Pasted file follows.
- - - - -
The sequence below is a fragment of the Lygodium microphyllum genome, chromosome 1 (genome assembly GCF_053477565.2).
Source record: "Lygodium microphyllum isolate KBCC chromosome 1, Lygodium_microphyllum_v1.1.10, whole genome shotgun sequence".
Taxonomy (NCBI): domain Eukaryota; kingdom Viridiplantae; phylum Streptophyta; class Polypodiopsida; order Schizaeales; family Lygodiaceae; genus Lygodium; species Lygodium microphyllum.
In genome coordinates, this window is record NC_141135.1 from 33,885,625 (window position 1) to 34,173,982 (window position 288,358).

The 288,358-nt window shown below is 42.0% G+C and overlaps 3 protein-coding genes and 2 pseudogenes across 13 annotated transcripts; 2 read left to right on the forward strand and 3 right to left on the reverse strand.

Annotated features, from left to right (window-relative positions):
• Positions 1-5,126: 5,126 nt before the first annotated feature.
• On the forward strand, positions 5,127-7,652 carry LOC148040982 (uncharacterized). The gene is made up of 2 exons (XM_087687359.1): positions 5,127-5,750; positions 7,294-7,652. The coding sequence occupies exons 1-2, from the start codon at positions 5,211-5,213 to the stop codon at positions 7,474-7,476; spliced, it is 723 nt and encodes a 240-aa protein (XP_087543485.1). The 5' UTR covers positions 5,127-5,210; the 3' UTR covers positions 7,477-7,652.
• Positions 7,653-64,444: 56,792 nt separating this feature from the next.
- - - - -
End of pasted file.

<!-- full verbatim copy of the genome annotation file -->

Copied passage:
The sequence below is a fragment of the Lygodium microphyllum genome, chromosome 1 (genome assembly GCF_053477565.2).
Source record: "Lygodium microphyllum isolate KBCC chromosome 1, Lygodium_microphyllum_v1.1.10, whole genome shotgun sequence".
Taxonomy (NCBI): domain Eukaryota; kingdom Viridiplantae; phylum Streptophyta; class Polypodiopsida; order Schizaeales; family Lygodiaceae; genus Lygodium; species Lygodium microphyllum.
In genome coordinates, this window is record NC_141135.1 from 33,885,625 (window position 1) to 34,173,982 (window position 288,358).

The 288,358-nt window shown below is 42.0% G+C and overlaps 3 protein-coding genes and 2 pseudogenes across 13 annotated transcripts; 2 read left to right on the forward strand and 3 right to left on the reverse strand.

Annotated features, from left to right (window-relative positions):
• Positions 1-5,126: 5,126 nt before the first annotated feature.
• On the forward strand, positions 5,127-7,652 carry LOC148040982 (uncharacterized). The gene is made up of 2 exons (XM_087687359.1): positions 5,127-5,750; positions 7,294-7,652. The coding sequence occupies exons 1-2, from the start codon at positions 5,211-5,213 to the stop codon at positions 7,474-7,476; spliced, it is 723 nt and encodes a 240-aa protein (XP_087543485.1). The 5' UTR covers positions 5,127-5,210; the 3' UTR covers positions 7,477-7,652.
• Positions 7,653-64,444: 56,792 nt separating this feature from the next.